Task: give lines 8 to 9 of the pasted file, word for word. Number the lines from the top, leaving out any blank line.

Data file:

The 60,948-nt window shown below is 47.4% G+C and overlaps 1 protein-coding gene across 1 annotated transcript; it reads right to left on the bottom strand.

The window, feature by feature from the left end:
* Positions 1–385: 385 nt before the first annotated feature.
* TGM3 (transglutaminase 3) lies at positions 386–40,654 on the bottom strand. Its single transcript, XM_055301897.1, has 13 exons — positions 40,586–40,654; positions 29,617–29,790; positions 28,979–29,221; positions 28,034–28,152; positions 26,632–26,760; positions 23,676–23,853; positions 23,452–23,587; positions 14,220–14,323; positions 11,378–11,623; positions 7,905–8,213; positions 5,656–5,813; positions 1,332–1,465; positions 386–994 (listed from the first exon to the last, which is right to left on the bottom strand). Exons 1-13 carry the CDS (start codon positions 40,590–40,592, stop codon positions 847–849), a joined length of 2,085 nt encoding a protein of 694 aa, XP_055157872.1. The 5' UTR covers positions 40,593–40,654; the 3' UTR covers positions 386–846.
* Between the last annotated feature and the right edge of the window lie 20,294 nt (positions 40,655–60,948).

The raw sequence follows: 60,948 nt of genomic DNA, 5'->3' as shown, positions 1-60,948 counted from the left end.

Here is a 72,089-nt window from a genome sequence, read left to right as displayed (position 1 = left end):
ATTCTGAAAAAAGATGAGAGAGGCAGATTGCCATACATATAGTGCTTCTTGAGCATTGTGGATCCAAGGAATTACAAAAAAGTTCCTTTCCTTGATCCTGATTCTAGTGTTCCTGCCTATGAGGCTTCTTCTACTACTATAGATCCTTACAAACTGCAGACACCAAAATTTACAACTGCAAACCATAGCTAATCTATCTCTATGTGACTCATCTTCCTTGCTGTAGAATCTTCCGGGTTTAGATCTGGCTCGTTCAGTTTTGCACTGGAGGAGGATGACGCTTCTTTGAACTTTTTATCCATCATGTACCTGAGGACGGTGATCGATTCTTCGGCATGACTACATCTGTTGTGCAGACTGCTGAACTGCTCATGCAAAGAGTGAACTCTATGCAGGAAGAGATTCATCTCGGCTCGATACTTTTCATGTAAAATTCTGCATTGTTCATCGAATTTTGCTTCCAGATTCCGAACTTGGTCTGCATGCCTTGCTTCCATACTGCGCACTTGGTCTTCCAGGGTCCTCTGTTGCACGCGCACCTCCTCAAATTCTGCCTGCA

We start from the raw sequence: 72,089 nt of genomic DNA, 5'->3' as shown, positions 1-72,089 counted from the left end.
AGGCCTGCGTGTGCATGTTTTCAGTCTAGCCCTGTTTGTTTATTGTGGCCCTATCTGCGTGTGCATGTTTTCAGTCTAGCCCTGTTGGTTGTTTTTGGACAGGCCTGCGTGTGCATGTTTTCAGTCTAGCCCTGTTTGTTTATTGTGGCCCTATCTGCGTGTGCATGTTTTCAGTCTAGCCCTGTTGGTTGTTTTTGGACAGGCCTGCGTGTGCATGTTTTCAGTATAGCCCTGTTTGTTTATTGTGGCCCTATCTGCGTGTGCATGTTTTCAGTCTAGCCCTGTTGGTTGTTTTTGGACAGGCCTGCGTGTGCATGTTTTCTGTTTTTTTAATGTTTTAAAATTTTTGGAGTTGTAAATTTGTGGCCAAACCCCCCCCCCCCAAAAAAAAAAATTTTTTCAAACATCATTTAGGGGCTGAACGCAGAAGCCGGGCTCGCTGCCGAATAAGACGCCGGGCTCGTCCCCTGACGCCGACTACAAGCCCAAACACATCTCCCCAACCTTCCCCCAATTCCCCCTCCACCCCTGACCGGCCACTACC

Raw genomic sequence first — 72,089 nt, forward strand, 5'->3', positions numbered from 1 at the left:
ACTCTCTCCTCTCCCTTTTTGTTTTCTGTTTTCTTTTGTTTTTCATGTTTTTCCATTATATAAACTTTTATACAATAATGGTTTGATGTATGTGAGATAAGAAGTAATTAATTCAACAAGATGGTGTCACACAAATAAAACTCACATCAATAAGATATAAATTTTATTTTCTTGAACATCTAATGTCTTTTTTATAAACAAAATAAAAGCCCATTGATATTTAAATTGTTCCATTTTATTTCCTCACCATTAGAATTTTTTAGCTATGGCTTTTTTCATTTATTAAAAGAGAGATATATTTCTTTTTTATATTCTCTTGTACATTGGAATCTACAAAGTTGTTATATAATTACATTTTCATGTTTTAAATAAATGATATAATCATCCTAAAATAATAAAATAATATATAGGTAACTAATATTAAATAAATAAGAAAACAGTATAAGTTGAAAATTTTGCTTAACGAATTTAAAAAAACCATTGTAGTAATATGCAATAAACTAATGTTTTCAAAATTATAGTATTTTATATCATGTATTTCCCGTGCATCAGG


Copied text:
ATTCTGAAAAAAGATGAGAGAGGCAGATTGCCATACATATAGTGCTTCTTGAGCATTGTGGATCCAAGGAATTACAAAAAAGTTCCTTTCCTTGATCCTGATTCTAGTGTTCCTGCCTATGAGGCTTCTTCTACTACTATAGATCCTTACAAACTGCAGACACCAAAATTTACAACTGCAAACCATAGCTAATCTATCTCTATGTGACTCATCTTCCTTGCTGTAGAATCTTCCGGGTTTAGATCTGGCTCGTTCAGTTTTGCACTGGAGGAGGATGACGCTTCTTTGAACTTTTTATCCATCATGTACCTGAGGACGGTGATCGATTCTTCGGCATGACTACATCTGTTGTGCAGACTGCTGAACTGCTCATGCAAAGAGTGAACTCTATGCAGGAAGAGATTCATCTCGGCTCGATACTTTTCATGTAAAATTCTGCATTGTTCATCGAATTTTGCTTCCAGATTCCGAACTTGGTCTGCATGCCTTGCTTCCATACTGCGCACTTGGTCTTCCAGGGTCCTCTGTTGCACGCGCACCTCCTCAAATTCTGCCTGCA

We start from the raw sequence: 72,089 nt of genomic DNA, 5'->3' as shown, positions 1-72,089 counted from the left end.